A Karst topography is formed when rock is dissolved, causing small fissures within the geologic structure. This soluble rock material is often limestone, dolomite, or gypsum. This caustic solution creates sinkholes in the soil surface and as it digs further into the rock, can create underground caverns and passageways. This allows precipitation and surface runoff to penetrate the soil horizons and fill subterranean caverns. This water can be held within the underground caverns, or exit though hydric tunnels. Karst springs are formed when water exits the subterranean matrix (though eroded tunnels) and forms surface pools.
Importance of Karst Systems
Karst systems host a wide variety of endemic species due to the unique nature of the habitat. With anthropogenic disturbance taking a heavy toll on the natural landscape, the potential for great harm to the karst topography exists. The microclimate of a karst means that any inputs to the system will remain isolated within that pocket and persists for a much greater time period. An introduction of toxic pollutants could potentially kill an entire species inhabiting this kind of system. Furthermore, with the expansion of the urban environment, the interaction between man and karst is increasing. Whether it be urban sprawl (depleting water levels and the species that reside with it) or ecotourism, humans are interaction more heavily with karst landscapes.
The physio-chemical factors that are present within a karst system, mirror that of a cave ecosystem. Many of the same microbial communities (in addition to higher organisms) are present.
The formation of the karst topography begins with the "carbon dioxide cascade." Rainfall absorbs CO2 from the atmosphere during droplet formation, while it falls as precipitation, or as it moves through the soil horizons. This forms carbonic acid (H2CO3).
H2O + CO2--> H2CO3
As the acid comes in contact with the alkaline rock the two react, forming an aqueous solution that will further dissolve small channels within the soil. Slowly over decades channels will expand allowing larger volumes of water to pass through it. Due to the high solute concentrations within the water, karst systems are often found to be alkaline, having reacted with the calcareous environment and forming the karst.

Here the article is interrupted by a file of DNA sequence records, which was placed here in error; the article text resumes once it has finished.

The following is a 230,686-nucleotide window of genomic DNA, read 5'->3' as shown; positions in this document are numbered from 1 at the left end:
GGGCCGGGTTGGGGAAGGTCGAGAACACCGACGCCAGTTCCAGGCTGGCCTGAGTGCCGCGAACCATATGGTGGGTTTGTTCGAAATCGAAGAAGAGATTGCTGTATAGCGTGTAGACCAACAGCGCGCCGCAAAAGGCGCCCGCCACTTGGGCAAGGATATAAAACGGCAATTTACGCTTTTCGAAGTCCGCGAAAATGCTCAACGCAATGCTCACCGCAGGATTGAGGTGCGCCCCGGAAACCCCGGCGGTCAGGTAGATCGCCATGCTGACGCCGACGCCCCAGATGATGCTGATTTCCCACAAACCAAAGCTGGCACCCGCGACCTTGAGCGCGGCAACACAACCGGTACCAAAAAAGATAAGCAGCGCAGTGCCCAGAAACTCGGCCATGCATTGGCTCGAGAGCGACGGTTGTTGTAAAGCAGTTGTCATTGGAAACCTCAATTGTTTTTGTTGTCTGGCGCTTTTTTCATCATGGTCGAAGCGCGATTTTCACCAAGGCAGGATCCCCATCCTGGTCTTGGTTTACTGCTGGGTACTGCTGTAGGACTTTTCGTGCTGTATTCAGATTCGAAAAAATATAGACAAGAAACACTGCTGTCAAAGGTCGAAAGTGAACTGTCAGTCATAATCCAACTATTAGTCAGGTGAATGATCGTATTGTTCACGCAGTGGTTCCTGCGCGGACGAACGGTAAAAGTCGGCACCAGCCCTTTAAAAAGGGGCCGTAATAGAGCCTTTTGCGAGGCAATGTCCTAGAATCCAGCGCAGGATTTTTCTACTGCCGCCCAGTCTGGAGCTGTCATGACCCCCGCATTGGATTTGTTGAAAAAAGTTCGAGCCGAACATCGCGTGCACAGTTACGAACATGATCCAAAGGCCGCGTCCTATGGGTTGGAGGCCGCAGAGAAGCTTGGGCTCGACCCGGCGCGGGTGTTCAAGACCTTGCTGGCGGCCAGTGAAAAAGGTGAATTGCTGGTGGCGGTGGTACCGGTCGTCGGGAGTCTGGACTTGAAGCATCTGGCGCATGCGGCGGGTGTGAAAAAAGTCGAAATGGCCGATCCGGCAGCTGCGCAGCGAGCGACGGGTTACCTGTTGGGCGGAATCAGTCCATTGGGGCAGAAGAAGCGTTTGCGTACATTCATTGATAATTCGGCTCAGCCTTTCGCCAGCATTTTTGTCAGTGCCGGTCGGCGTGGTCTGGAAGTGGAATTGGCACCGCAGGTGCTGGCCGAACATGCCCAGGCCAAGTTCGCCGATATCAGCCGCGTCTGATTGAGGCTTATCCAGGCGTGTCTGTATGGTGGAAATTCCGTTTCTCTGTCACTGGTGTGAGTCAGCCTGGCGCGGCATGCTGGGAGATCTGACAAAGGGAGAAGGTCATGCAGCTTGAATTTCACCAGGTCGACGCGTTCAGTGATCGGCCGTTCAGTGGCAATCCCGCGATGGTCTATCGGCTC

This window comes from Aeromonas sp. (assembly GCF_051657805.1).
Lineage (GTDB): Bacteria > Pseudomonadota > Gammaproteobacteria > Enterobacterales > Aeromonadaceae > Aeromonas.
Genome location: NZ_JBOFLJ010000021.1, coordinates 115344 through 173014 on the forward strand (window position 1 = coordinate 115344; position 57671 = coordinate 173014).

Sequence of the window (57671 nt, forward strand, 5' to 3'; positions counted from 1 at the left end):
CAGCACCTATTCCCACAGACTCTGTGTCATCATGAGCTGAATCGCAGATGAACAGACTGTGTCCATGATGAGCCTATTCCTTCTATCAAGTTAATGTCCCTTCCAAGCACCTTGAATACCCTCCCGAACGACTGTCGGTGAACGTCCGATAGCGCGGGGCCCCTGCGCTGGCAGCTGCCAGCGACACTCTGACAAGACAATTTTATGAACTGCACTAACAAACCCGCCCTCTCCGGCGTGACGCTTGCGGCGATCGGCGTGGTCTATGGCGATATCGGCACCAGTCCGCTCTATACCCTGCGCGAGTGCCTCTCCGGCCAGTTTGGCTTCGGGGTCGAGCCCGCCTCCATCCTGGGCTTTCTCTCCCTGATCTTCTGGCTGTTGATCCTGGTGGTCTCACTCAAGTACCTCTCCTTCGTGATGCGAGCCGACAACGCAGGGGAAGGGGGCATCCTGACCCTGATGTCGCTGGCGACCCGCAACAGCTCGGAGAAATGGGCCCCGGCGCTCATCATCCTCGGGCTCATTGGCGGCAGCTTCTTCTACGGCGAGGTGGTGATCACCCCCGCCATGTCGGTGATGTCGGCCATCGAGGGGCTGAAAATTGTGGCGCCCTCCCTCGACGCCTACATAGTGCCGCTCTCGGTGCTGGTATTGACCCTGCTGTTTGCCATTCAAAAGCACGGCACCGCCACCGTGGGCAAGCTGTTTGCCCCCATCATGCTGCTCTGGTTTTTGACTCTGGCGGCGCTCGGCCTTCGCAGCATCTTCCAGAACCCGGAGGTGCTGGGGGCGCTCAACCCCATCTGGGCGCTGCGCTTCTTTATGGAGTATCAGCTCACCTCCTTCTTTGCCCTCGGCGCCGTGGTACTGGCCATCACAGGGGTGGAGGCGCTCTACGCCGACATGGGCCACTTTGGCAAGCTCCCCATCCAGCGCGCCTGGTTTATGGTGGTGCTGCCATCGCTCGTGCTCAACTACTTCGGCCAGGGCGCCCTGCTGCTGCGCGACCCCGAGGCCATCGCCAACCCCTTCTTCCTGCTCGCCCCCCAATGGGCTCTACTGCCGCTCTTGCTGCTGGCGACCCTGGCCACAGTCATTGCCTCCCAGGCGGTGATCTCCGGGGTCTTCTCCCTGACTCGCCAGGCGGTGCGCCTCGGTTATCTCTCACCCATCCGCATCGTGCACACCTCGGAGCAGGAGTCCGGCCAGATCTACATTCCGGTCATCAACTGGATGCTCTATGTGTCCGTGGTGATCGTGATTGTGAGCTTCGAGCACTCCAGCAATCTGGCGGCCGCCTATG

Karst systems are one of the greatest suppliers of aquifers, with nearly 25% of the drinking water (in the United States) flowing through a karst. The rapid recharge of the subterranean aquifers does mean that little filtration may occur with certain water sources. This may lead to potential pollution and contamination hazards.
The movement of water through any ecosystem affects the physical structure of that system. This is especially true for a karst. A karst is not only borne of the chemicals within water eroding away bedrock, but also the wearing of rock due to water movement.
Flowing water within a karst can hold a significant load of microorganisms and nutrients. The transportation of which can yield changes in the biological and chemical environments both at the source and sink regions of the karst watershed.
In addition to the abundance of microbial organisms found in a karst, there are a plethora of higher organisms as well. Bats, birds, reptiles; animals associated with cavernous habitats, reside in karst systems. Consequently, there exists an relationship between the higher order inhabitants of these subterranean landscapes and the microorganisms that rely on the biological activities of these organisms.